The Button widget is a standard Tkinter widget used to implement various kinds of buttons. Buttons can contain text or images, and you can associate a Python function or method with each button. When the button is pressed, Tkinter automatically calls that function or method.
The button can only display text in a single font, but the text may span more than one line. In addition, one of the characters can be underlined, for example to mark a keyboard shortcut. By default, the Tab key can be used to move to a button widget.
When to use the Button Widget #
Simply put, button widgets are used to let the user say “do this now!,” where this is either given by the text on the button, or implied by the icon displayed in the button. Buttons are typically used in toolbars, in application windows, and to accept or dismiss data entered into a dialog box.
Plain buttons are pretty straightforward to use. All you have to do is to specify the button contents (text, bitmap, or image) and what function or method to call when the button is pressed:
from Tkinter import * master = Tk() def callback(): print "click!" b = Button(master, text="OK", command=callback) b.pack() mainloop()
A button without a callback is pretty useless; it simply doesn’t do anything when you press the button. You might wish to use such buttons anyway when developing an application. In that case, it is probably a good idea to disable the button to avoid confusing your beta testers:
b = Button(master, text="Help", state=DISABLED)
If you don’t specify a size, the button is made just large enough to hold its contents. You can use the padx and pady option to add some extra space between the contents and the button border.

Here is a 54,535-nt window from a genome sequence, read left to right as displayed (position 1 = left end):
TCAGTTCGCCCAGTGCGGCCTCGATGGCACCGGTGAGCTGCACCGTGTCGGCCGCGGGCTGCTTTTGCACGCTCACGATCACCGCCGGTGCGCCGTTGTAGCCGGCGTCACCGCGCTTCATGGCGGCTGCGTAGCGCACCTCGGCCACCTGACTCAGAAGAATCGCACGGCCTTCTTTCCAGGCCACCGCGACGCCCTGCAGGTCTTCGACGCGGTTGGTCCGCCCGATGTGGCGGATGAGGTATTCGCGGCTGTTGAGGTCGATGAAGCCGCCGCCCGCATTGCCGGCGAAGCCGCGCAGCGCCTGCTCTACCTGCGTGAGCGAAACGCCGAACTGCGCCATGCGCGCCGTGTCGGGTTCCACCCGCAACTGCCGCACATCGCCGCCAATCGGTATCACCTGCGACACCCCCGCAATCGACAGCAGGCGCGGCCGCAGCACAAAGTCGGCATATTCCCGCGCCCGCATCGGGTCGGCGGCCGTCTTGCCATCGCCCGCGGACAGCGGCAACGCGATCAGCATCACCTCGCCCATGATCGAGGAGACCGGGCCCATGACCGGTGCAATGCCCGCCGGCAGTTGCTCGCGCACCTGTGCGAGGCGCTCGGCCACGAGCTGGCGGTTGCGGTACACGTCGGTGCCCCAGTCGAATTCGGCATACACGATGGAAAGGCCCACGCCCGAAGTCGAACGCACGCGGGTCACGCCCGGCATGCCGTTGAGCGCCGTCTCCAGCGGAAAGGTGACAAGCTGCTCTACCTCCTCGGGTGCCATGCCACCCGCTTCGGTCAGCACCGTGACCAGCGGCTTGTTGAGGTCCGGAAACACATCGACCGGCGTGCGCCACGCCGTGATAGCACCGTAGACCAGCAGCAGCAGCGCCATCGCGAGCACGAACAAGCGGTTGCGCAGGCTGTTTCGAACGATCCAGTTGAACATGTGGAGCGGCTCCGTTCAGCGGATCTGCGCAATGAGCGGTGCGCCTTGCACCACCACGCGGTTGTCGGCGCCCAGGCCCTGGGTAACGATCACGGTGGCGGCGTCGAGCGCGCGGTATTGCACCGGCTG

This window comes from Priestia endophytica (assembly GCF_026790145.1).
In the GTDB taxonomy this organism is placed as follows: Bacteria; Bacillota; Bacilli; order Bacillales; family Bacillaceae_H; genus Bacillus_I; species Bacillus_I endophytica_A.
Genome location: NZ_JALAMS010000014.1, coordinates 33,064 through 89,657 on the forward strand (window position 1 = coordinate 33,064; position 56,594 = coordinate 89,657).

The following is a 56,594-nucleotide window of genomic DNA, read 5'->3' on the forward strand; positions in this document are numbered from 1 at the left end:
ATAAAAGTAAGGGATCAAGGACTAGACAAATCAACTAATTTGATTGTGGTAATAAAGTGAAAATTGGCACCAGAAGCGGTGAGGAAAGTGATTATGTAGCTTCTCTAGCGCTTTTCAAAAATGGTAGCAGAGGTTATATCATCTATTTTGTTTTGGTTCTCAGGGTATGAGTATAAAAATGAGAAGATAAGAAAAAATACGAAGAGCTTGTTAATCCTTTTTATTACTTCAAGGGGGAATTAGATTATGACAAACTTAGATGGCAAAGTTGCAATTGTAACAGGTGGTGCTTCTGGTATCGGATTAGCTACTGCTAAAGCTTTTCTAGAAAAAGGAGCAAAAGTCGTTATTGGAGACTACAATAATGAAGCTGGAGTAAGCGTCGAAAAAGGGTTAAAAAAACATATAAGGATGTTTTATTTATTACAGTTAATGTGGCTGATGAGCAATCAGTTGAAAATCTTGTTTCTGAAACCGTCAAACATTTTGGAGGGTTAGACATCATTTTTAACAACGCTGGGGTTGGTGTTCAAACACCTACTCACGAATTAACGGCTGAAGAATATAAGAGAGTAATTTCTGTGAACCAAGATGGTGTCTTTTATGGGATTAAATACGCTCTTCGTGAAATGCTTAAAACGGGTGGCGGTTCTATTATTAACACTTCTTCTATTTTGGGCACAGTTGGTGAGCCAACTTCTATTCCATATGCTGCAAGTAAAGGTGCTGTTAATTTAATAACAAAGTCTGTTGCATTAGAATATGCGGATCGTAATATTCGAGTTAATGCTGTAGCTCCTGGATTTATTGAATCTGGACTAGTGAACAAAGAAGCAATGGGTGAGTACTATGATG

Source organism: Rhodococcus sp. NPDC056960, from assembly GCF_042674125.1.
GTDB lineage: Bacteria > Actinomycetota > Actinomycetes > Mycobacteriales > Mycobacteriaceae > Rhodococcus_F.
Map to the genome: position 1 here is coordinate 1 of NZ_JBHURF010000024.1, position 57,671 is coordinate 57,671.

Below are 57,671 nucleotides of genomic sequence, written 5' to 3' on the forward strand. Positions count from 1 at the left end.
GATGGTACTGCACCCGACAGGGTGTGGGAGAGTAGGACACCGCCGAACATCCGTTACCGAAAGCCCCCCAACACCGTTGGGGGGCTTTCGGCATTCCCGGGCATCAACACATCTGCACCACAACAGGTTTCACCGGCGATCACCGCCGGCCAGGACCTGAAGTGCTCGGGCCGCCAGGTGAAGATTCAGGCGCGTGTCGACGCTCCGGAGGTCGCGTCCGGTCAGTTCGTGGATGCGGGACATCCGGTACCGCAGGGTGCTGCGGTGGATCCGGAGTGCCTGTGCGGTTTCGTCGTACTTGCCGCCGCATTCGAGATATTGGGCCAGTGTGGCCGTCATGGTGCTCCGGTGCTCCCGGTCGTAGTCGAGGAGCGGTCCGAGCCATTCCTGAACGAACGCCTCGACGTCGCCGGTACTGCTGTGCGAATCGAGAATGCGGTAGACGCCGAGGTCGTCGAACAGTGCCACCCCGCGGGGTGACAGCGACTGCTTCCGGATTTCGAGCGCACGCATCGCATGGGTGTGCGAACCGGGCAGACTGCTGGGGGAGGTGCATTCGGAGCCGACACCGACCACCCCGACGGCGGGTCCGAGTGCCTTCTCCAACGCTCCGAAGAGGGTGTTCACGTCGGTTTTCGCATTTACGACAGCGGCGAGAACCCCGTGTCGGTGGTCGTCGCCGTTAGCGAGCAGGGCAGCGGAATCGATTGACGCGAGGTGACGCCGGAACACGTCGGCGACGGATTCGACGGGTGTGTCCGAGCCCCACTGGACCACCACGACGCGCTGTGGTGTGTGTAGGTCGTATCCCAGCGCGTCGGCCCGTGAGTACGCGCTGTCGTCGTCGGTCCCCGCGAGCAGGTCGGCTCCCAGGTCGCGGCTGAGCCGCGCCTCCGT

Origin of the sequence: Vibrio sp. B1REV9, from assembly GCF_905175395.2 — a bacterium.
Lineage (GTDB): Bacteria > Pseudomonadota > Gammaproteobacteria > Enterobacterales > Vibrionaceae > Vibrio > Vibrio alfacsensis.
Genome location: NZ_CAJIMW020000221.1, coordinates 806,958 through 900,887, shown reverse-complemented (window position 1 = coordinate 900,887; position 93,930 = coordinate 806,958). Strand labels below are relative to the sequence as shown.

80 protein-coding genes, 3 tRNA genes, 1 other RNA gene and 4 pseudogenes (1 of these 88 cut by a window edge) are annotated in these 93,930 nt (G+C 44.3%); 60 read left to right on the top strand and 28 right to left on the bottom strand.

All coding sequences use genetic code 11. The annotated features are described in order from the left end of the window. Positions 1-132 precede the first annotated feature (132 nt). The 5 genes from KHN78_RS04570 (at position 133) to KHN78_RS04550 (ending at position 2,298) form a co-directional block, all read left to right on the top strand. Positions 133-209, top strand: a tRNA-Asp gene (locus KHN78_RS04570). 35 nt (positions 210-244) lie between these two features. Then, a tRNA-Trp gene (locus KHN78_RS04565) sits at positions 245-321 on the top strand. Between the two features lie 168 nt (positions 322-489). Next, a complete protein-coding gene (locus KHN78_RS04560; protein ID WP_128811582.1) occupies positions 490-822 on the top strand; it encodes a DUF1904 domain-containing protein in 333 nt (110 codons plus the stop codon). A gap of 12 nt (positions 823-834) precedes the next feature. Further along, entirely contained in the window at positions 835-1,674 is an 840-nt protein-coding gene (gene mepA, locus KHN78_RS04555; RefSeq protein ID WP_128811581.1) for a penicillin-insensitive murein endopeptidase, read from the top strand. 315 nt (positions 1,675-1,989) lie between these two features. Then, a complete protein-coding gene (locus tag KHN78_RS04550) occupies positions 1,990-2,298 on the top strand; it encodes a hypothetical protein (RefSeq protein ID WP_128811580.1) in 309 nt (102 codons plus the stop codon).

You can also use the height and width options to explicitly set the size. If you display text in the button, these options define the size of the button in text units. If you display bitmaps or images instead, they define the size in pixels (or other screen units). You can specify the size in pixels even for text buttons, but that requires some magic. Here’s one way to do it (there are others):
f = Frame(master, height=32, width=32) f.pack_propagate(0) # don't shrink f.pack() b = Button(f, text="Sure!") b.pack(fill=BOTH, expand=1)
Buttons can display multiple lines of text (but only in one font). You can use newlines, or use the wraplength option to make the button wrap text by itself. When wrapping text, use the anchor, justify, and possibly padx options to make things look exactly as you wish. An example:
b = Button(master, text=longtext, anchor=W, justify=LEFT, padx=2)
To make an ordinary button look like it’s held down, for example if you wish to implement a toolbox of some kind, you can simply change the relief from RAISED to SUNKEN:
You might wish to change the background as well. Note that a possibly better solution is to use a Checkbutton or Radiobutton with the indicatoron option set to false: